This photo of me and and my bro, Phil, was taken in our front yard in the winter of 1972. You’ll notice we’re holding onto the rope of our sled, which we must have been pulling each other around on. I have pretty strong memories of playing in the snow in Ohio. I love the snow and wanted to be out in it, but I also loved how the snow looked untouched, right after it had fallen and there were no footprints or tire tracks in it. So I remember feeling conflicted about “ruining” it. Such a conundrum!
Because I only had one photo from this day, but I wanted to feature a closer look at the two of us in addition to the whole scene, I enlarged the focal area of the photo and printed it again.
by Robert Louis Stevenson
Late lies the wintry sun a-bed,
A frosty, fiery sleepy-head;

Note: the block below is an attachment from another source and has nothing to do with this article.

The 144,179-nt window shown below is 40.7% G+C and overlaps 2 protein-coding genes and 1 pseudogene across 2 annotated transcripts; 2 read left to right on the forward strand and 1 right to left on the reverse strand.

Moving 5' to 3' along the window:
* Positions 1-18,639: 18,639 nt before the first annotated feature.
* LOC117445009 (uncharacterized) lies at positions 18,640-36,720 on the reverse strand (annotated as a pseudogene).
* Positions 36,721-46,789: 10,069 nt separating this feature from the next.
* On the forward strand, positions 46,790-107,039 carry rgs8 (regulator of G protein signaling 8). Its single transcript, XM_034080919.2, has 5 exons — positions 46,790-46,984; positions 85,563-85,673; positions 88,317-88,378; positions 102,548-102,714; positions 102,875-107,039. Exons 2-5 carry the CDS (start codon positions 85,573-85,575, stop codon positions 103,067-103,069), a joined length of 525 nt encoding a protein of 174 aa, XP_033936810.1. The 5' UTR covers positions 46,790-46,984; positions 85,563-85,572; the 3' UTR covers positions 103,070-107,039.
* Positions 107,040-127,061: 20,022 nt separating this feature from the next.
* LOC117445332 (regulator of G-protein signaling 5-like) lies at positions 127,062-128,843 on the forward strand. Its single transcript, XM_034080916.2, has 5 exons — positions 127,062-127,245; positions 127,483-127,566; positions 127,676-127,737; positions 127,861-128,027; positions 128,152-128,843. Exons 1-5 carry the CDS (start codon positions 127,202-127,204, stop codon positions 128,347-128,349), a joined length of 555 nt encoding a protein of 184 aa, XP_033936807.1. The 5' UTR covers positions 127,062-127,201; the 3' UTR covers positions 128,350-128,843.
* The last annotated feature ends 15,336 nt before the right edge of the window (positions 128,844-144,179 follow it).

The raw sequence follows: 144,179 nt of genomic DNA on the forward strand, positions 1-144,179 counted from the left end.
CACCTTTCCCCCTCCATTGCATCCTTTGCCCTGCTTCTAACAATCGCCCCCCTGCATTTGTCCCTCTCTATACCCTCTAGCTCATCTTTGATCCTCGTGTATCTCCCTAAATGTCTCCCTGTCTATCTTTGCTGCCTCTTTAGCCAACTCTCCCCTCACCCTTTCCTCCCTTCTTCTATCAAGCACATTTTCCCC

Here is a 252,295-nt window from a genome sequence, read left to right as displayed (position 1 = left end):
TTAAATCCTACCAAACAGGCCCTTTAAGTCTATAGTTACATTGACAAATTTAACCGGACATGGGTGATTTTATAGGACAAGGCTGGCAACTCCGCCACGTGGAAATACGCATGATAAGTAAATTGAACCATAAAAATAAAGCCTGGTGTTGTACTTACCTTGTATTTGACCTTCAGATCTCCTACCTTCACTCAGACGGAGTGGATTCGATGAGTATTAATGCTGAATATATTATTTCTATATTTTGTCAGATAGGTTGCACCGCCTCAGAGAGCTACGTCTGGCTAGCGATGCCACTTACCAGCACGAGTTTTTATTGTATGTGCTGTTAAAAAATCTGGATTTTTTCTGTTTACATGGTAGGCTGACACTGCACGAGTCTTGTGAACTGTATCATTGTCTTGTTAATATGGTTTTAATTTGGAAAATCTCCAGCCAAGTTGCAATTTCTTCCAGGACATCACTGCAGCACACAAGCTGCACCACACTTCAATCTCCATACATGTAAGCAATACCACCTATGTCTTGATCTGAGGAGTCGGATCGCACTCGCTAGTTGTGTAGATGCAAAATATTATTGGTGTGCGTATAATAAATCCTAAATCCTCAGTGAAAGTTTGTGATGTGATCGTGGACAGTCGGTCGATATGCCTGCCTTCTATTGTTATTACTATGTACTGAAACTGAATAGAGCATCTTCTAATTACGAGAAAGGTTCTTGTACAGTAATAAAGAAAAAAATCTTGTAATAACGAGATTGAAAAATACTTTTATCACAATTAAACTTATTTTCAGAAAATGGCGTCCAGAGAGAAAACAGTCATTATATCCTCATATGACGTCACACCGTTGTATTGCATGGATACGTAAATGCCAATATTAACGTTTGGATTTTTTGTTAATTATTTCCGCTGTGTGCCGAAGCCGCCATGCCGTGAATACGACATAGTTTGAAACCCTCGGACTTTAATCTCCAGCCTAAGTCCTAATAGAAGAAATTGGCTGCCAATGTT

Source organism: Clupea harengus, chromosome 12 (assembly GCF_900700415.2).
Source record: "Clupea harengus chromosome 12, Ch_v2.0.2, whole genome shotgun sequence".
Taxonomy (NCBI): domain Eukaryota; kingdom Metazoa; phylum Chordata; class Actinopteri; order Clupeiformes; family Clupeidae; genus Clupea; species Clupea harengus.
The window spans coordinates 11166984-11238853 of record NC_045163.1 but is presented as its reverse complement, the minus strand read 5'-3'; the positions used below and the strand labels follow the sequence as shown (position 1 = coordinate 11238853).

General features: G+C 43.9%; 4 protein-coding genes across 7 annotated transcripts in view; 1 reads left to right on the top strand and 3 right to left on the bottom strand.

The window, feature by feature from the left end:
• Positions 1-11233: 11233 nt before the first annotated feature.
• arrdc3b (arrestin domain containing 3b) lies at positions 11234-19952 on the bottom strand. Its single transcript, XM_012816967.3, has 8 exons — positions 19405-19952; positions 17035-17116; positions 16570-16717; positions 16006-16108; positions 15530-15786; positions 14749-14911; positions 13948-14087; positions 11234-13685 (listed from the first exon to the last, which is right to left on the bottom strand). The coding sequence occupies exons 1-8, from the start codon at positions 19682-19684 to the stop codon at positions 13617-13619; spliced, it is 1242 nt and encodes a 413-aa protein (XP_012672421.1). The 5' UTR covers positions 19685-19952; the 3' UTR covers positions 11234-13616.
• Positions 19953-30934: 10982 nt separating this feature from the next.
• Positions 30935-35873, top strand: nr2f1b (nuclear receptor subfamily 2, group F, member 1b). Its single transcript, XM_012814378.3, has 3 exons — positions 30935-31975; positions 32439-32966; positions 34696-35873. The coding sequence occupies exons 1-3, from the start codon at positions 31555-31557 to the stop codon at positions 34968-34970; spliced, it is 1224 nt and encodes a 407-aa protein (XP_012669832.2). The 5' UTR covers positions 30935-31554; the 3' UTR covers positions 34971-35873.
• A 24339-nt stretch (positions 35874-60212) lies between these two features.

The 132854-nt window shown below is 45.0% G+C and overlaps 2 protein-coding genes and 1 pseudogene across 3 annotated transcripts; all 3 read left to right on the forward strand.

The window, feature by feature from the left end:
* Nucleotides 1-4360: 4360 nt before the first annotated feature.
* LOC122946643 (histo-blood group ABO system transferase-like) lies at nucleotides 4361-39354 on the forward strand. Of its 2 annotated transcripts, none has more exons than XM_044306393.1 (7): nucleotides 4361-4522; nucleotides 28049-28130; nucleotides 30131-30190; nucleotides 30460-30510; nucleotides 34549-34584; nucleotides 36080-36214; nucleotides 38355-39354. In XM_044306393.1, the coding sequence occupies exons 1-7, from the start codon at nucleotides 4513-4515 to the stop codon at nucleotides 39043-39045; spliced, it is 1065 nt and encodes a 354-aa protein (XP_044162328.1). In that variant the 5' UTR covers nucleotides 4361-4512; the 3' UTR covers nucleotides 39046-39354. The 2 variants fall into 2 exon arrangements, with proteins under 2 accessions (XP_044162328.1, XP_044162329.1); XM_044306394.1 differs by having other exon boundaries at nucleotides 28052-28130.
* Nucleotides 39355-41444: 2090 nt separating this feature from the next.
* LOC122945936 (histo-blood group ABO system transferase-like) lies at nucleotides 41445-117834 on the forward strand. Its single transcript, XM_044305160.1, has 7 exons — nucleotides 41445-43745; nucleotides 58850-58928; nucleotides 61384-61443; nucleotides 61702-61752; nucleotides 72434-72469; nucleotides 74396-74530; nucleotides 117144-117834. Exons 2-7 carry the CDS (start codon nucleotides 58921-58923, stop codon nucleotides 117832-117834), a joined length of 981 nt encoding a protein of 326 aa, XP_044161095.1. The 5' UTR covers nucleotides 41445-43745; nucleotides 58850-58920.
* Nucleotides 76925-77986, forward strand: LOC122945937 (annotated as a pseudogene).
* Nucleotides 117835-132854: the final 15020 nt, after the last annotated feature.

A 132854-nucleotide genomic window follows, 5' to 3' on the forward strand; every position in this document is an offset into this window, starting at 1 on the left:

Blinks but an hour or two; and then,
A blood-red orange, sets again.
Before the stars have left the skies,
At morning in the dark I rise;
And shivering in my nakedness,
By the cold candle, bathe and dress.
Close by the jolly fire I sit
To warm my frozen bones a bit;
Or with a reindeer-sled, explore
The colder countries round the door.
When to go out, my nurse doth wrap
Me in my comforter and cap;
The cold wind burns my face, and blows
Its frosty pepper up my nose.
Black are my steps on silver sod;
Thick blows my frosty breath abroad;
And tree and house, and hill and lake,
Are frosted like a wedding-cake.